On Oct 3, 2005, at 1:17 PM, Ronald Oussoren wrote:
I'd guess that nobody has needed this functionality badly enough to volunteer extending distutils :-).
Since I do need it, I've been working on build_shlib and
install_shlib distutils commands for building and installing shared
libraries that extensions can link to. The commands are working on
Linux, OS X 10.4, and (sort-of) on SGI Irix.
I have a few questions:
Why does UnixCCompiler._compile spawn self.compiler_so? This seems
to be wrong (even for regular extensions). It works satisfactorily
when the C compiler can also handle C++ code, but fails when the C
and C++ compilers are separate, as when using the SGI MIPSpro
compiler. Shouldn't _compile use CCompiler.detect_language and spawn
compiler_cxx if necessary? (I think this is a problem not just with
build_shlib, but with build_ext and build_clib as well.)
py2app is the only other package I know that adds commands to
distutils. It modifies the Distribution class like this: class Distribution(distutils.dist.Distribution): def __init__(self, attrs): etc... distutils.dist.Distribution.__init__(self, attrs) distutils.core.Distribution = Distribution The problem with this is that any other package (such as mine) that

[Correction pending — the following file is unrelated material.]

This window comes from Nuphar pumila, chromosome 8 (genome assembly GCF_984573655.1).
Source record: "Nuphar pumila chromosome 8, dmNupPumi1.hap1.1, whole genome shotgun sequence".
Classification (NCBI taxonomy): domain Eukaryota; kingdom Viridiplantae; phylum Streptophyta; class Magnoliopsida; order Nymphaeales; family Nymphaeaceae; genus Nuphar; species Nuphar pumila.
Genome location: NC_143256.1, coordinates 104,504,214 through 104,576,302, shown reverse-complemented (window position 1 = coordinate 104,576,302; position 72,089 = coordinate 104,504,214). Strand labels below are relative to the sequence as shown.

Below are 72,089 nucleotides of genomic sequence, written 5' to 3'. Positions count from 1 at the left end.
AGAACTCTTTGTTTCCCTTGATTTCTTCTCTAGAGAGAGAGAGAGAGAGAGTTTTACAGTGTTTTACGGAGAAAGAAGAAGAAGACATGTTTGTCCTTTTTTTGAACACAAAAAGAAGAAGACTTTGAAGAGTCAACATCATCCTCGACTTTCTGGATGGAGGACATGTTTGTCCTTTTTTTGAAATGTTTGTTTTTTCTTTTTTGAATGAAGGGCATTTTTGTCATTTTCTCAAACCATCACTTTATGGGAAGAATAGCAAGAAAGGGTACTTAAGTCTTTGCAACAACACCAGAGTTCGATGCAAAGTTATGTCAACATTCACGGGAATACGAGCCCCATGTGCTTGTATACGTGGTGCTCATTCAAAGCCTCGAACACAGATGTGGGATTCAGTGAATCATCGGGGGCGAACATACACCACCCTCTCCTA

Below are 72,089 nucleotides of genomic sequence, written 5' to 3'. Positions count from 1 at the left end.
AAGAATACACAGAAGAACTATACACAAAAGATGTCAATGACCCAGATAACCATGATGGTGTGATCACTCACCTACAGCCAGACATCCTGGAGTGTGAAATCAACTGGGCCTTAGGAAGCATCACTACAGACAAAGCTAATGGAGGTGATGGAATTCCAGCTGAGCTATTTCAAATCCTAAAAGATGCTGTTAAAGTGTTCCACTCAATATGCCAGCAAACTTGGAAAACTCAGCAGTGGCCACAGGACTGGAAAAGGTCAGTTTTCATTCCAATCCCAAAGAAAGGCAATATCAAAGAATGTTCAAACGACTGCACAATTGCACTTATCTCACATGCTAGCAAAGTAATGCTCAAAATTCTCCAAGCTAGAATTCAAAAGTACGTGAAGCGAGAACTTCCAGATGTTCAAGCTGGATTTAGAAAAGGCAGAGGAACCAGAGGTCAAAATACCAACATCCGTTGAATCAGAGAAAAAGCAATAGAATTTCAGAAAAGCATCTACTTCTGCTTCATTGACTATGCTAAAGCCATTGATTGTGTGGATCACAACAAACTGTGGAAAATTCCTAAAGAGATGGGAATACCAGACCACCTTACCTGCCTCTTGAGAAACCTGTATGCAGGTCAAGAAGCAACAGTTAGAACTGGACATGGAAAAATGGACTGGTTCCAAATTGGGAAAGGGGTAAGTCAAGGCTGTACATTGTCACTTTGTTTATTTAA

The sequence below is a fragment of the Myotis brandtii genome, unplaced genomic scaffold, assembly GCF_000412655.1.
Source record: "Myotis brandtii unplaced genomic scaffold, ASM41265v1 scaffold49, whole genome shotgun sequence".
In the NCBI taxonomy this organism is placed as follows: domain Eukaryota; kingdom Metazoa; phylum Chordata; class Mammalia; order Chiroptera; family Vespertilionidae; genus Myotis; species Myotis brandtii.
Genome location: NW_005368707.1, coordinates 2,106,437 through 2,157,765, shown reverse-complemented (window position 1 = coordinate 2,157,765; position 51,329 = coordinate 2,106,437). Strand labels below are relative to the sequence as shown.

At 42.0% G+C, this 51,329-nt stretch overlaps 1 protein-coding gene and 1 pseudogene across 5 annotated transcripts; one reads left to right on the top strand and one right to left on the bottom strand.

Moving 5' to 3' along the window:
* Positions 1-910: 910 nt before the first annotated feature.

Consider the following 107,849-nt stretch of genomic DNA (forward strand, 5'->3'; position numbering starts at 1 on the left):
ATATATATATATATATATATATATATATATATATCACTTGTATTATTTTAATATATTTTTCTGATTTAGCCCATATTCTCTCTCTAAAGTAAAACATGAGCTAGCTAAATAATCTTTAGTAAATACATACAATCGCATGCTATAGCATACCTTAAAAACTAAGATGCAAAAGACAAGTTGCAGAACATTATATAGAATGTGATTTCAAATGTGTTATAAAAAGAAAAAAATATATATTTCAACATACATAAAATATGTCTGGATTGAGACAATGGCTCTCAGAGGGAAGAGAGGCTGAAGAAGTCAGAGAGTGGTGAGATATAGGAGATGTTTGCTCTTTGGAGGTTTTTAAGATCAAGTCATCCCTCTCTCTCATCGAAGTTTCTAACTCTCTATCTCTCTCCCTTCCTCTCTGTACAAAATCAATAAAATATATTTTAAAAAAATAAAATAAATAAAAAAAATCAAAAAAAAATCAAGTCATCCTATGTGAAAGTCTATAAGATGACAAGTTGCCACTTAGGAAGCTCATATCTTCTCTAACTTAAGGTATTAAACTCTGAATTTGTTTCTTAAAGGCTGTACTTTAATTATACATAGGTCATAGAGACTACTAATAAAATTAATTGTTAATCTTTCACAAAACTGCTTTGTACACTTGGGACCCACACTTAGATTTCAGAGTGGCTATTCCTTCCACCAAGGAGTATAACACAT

also modifies Distribution will either overwrite or be overwritten by
the py2app modifications. Shouldn't Distribution be modified like this: oldDist = distutils.dist.Distribution class Distribution(oldDist): def __init__(self, attrs): etc... oldDist.__init__(self, attrs) distutils.dist.Distribution = Distribution Then if two different packages both modify the same class, the
__init__ calls are chained together.
What's the best way of testing my code on a variety of platforms? I
only have easy access to a few different architectures and operating
systems. There are spots in the code where I've pretty much just had
to guess at what to do, based on other parts of distutils.
Would someone who's more familiar with distutils than I am like to
take a look at what I've done and give me some feedback? I can
either e-mail the files or put them on a web site. They're not
really ready for release yet, I don't think.
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